I had only gone looking down in the retail dumps because the Sony PCR-330 is so hard to find. But I wouldn't recommend going down there because the people don't know what they're talking about and are just interested in putting something black, blinking, and expensive in your hand and hoping you don't come back yelling, which they are certainly prepped and ready for.
But Etland is where experts live. For me, the 2nd floor – cameras and home theater – is key, because you have salesmen in shirts and ties who actually know what they're talking about, can answer complex questions, and deal with high-end, professional equipment. And they seem to want to make a customer who'll return and buy again, not someone easy to bilk.
And so, enter The Monitor Man. After I had slinked into the Apple store and told the guy I was looking for something in the $500-600 range, and I realized that there was nothing there for me, I asked him to recommend some decent place where they sold domestic brands. He pointed me right across the hall, where I promptly went, not expecting to find much for so little money.
I was greeted with this humongous 37" black monitor – no speakers or other frilly bullshit to jack up the price – and was entranced by its HD playback of Ice Age. It was frickin' sweet.
The Monitor Man approached me, and I asked him the price, expecting to not even care, since it was too rich for my blood. He came back with $1300.
I shot back the equivalent of "Get the fuck out of here!" delivered like Axel Foley in the Beverly Hills art gallery he first visited to find Victor Maitland (obscure, ain't it?) – 설마! That was only $1300 bucks?
Intrigued, I asked if he had anything smaller, something like...maybe...the Apple 30-incher? He instantly knew what I was talking about and happily informed me that they made basically the same monitor for a whopping $980 and that they used to have them in stock, but they can't keep them in.
Moreover, the 30-incher is FULL high-definition, meaning 1080p, or in resolution terms, a 2560 X 1600 resolution. The 37" I was watching was actually lower-resolution and wasn't working in full HD. Most likely, I surmised, 720p. Hah – so proletarian!
Then I started recalculating. A few hundred more for the monitor to shame all monitors, or a 22-inch piece of ho-hum? Sight unseen, I chose the 30-incher (I'd seen the Apple 30-incher, so I simply extrapolated the excitement) and made the money transfer on the spot. I'd never blown a wad so fast, without even a trip to the Internet. He had it delivered for free, and it was waiting for me when I ended the day.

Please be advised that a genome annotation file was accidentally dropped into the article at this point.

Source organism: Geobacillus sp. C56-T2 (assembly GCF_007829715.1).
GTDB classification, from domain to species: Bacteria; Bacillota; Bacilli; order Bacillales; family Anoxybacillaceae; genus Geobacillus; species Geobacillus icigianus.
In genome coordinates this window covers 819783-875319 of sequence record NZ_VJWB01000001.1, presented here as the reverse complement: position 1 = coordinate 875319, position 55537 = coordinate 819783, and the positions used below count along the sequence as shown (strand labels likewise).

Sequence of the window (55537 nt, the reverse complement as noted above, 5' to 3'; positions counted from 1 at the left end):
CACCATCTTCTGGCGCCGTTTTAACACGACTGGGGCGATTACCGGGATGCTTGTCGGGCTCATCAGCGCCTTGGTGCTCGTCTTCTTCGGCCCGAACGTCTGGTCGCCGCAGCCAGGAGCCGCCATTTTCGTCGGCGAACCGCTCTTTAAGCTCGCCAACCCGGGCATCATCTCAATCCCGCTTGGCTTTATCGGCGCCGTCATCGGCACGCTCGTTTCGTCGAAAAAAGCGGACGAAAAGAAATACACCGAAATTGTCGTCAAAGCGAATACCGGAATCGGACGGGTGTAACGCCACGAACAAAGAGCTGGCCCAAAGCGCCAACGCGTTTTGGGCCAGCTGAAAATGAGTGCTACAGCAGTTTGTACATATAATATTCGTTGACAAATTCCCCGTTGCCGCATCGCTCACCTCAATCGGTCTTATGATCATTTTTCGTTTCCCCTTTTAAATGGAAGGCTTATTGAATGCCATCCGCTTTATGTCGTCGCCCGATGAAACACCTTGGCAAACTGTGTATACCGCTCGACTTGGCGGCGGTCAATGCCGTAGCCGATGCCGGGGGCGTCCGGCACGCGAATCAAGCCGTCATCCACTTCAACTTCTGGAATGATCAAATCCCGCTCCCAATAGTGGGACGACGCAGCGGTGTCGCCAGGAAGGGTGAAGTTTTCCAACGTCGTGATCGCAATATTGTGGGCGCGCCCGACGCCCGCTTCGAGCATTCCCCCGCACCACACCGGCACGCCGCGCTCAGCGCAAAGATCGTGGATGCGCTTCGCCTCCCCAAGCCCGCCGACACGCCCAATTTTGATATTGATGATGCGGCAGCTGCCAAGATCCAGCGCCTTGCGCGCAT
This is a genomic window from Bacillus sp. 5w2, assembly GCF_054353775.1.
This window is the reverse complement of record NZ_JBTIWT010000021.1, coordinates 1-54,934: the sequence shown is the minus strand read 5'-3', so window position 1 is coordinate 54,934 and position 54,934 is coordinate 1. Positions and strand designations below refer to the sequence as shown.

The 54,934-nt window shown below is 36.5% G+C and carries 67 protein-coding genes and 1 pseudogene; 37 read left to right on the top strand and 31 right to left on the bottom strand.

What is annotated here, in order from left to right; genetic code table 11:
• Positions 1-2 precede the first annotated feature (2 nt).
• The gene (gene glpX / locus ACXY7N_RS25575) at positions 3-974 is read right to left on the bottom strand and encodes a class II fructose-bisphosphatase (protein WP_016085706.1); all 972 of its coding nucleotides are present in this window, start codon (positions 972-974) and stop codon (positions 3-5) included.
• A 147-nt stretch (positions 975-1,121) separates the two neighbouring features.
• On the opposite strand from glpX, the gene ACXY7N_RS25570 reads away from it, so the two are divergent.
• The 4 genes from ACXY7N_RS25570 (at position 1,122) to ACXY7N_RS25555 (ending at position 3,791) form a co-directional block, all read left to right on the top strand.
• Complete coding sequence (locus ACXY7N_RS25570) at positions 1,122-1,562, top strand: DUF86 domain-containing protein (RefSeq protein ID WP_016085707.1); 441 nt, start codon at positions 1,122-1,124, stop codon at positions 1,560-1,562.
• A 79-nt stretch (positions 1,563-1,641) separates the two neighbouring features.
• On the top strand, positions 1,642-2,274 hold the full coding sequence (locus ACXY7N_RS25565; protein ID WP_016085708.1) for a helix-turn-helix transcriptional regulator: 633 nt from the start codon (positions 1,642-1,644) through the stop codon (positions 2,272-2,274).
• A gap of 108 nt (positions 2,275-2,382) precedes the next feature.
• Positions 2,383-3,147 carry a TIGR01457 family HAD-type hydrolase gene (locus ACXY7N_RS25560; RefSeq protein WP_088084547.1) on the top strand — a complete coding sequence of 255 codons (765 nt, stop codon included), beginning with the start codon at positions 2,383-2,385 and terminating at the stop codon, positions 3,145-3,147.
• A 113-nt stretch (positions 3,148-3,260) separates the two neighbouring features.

Hooked it up – digital butta, baby. I'd never imagine I'd be able to have a monitor like this, and God, was it clear, even with the small text of websites (which now load crazy amounts of text in a single page, or two full-sized MS Word pages side-by-side). And watching the full HD trailer of Shrek 3...I actually called friends over. That was amazing shit, because I...wait a minute...
What's that? Could it be...a...
Doh! it was in the far, upper-left corner and not too visible when the screen wasn't black, but...annoying! Yet, one thing many people don't know about dead pixels and LCD monitors is that up to 5 are considered within factory specs by most manufacturers. You have to have some leeway, because zero-defect standards mean higher prices passed on to you and me.
So I was going to swallow it, and it really wasn't that bad...but I couldn't go by without at least asking.
I returned to visit The Monitor Man, and told him about the problem and that I knew it was most likely within specs, but perhaps could he...you know...?
And he was down. He told me to bring it in the next day and that he'd have a new one for me. I did, he did, and I am working with a completely svelte piece o' monitor.
So why am I telling you all this?
1) Because they won't be available when present stock runs out and they are hella sweet and affordable.
2) Because the guy is cool, the store has some good, economical options, and you can go down there without feeling like you need to Vaseline up and take a stiff drink first. Mention you saw him on this blog, and you'll have a virtual connection to a referral.
People ask me all the time if there's a place they can go and not feel like is going to frisk them for loose change when they walk in the door, and this place is one of them.
Monitor Man, you hooked me up, offered great and friendly service, and even went beyond your obligations to a customer. For that, I'm trying to hook you up, while offering my readers a reliable place to go buy something here.
I'll post about the place where I bought my last three cameras from later.